In the fall of 2019, National Public Lands Day volunteers helped the Mount Dean Stone Committee partners to complete the first universal trail on Mount Dean Stone. This 1/4 mile loop, located along Miller Creek and adjacent to the Little Park Creek Trailhead, is now providing recreational opportunities to a greater number of community members.
At the close of 2019 Five Valleys acquired the final parcels that created 350-acre trail corridor. Construction of the nicknamed "High, Wide, and Handsome Trail" commenced in 2020, and the Mount Dean Stone Preserve corridor and trail was transferred into City of Missoula ownership at the end of 2020. In June 2021, the 5-mile High Wide and Handsome Trail and Preserve opened to the public. The High, Wide, and Handsome Trail extends the Barmeyer and Sousa Trails, leading up the mountain and encircling the summit and connecting to the TNC parcel across the Mount Dean Stone ridge.
In early 2020, Five Valleys was awarded a Montana Fish, Wildlife and Parks Recreational Trails Program grant to build the 4.6-mile House of Sky Trail. This trail will connect with the High, Wide and Handsome Trail below the Mount Dean Stone summit and run along the ridge to the West Fork of Deer Creek in Pattee Canyon. Trail building commenced in the summer of 2021. Once complete, the trail will, for the first time, create a united trails network across the Mount Dean Stone landscape.
Currently, Five Valleys is engaged in acquiring the 2,500-acre TNC parcel that spans the mountain's southeastern flank. While Five Valleys raises the needed funding to acquire the TNC parcel, The Nature Conservancy is generously allowing public access to this rugged and scenic parcel. The price tag on the project is expected to be about $4-4.5M over three years. With the help of generous landowner and community donations, Five Valleys has made progress towards this goal, but there is still more work to do.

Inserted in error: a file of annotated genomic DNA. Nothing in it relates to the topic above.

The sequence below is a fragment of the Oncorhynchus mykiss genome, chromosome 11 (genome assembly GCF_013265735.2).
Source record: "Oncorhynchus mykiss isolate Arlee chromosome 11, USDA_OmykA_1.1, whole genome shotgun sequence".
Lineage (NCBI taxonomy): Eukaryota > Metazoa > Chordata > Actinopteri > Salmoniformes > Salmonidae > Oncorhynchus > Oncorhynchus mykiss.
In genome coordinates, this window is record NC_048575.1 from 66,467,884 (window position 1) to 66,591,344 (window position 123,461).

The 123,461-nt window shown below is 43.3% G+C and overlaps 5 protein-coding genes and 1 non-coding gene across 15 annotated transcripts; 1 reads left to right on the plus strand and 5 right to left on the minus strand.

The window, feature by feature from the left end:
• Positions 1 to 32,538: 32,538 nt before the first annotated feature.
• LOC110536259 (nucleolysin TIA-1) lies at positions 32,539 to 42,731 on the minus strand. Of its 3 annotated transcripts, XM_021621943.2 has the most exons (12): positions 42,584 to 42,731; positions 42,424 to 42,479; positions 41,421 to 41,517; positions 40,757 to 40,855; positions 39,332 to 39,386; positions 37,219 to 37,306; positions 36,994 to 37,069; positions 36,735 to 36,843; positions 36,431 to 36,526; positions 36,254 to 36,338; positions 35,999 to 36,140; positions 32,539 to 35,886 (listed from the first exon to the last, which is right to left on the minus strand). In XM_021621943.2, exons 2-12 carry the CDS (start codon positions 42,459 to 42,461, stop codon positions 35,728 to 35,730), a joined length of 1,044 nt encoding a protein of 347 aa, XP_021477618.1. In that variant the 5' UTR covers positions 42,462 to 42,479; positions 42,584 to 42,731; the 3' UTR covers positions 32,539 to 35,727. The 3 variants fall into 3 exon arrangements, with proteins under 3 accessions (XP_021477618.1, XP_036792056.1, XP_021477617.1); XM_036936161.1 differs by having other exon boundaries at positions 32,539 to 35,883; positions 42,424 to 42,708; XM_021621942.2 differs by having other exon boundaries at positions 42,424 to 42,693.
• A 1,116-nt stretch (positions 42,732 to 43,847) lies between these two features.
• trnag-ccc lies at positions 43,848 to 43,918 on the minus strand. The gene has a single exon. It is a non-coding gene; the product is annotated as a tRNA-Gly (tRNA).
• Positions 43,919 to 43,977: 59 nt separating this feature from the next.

• Download the 2019 Public Access Map and start exploring the Mount Dean Stone landscape. Keep in mind that this is an ongoing project--please respect trail closures and private property boundaries, and practice good trail etiquette and stewardship.
• Help guide future trails and stewardship by reporting natural resource and community usage and providing feedback to Five Valleys Land Trust.
• Subscribe to Five Valleys' e-news updates to get information about events and project developments.
"There's so much value for the community in having these public spaces. I think about what Missoula would have been like without Mount Jumbo, Mount Sentinel and the North Hills. I would love if in ten years people are saying, 'What would Missoula have been like without Mount Dean Stone?' It's an ambitious project, but it's worth it." - Mike Foote, Five Valleys board member and community member.
The project nows provides the first designated public access from the valley floor to the Mount Dean Stone ridge.
In December, the Missoula City Council voted to acquire the 350-acre Corridor and its 5-mile trail.
A recently-awarded $75,000 grant will fund construction of a new 4.6-mile trail.